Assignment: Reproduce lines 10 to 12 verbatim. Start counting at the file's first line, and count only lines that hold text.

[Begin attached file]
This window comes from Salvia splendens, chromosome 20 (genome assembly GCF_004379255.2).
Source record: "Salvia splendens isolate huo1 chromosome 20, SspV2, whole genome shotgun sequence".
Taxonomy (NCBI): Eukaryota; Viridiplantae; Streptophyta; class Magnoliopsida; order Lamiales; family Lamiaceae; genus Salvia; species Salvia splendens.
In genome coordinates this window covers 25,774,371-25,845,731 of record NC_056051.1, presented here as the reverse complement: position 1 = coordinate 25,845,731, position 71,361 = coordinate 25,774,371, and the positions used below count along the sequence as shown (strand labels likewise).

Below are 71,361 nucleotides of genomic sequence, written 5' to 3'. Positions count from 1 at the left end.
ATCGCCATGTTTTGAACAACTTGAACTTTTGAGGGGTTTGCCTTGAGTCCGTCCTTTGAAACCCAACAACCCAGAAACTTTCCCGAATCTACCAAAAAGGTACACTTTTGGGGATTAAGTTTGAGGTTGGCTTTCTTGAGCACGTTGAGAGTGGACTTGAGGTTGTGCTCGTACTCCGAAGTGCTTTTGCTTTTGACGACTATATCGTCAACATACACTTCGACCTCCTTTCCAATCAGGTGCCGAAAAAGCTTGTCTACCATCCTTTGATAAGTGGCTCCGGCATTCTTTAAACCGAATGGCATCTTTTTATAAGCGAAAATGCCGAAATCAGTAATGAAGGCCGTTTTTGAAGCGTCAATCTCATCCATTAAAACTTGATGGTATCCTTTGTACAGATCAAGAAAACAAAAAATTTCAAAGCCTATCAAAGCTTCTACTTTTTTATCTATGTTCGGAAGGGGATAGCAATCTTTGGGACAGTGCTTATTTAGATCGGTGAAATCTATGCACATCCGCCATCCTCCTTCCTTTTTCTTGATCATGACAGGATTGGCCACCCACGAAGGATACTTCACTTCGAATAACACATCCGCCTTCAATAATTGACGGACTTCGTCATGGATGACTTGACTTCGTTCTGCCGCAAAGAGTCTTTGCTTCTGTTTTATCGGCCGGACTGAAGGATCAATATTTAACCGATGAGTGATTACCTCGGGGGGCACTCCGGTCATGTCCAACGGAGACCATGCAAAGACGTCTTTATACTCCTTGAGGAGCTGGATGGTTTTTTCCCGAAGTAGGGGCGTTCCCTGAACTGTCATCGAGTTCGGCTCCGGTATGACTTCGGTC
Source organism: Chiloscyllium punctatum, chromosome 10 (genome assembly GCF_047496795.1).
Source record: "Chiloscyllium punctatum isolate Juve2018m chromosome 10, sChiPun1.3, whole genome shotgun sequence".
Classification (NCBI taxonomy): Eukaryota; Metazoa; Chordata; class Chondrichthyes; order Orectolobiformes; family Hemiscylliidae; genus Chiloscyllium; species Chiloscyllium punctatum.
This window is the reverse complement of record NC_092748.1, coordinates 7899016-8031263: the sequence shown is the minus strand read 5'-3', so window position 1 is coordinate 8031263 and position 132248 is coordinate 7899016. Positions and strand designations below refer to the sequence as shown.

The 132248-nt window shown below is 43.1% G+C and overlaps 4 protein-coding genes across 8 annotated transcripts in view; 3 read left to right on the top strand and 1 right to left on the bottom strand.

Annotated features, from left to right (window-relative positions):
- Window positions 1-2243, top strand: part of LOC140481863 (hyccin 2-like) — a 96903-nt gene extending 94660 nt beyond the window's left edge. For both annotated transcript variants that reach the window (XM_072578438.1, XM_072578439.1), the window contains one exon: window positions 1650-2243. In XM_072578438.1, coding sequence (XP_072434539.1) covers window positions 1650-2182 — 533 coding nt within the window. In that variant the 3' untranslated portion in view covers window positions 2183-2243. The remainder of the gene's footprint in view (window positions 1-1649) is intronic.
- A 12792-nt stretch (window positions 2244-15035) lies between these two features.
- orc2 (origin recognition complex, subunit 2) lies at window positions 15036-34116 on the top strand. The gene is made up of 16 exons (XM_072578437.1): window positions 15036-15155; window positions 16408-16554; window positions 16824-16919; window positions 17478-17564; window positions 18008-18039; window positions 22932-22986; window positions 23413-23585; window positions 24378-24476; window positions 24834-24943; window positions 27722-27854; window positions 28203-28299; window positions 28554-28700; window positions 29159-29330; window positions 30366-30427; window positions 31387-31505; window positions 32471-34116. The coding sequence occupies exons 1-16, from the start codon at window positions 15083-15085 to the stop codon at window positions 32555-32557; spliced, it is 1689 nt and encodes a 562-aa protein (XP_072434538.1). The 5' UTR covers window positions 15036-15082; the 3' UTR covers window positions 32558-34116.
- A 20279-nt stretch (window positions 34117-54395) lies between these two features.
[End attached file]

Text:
This window is the reverse complement of record NC_092748.1, coordinates 7899016-8031263: the sequence shown is the minus strand read 5'-3', so window position 1 is coordinate 8031263 and position 132248 is coordinate 7899016. Positions and strand designations below refer to the sequence as shown.

The 132248-nt window shown below is 43.1% G+C and overlaps 4 protein-coding genes across 8 annotated transcripts in view; 3 read left to right on the top strand and 1 right to left on the bottom strand.

Annotated features, from left to right (window-relative positions):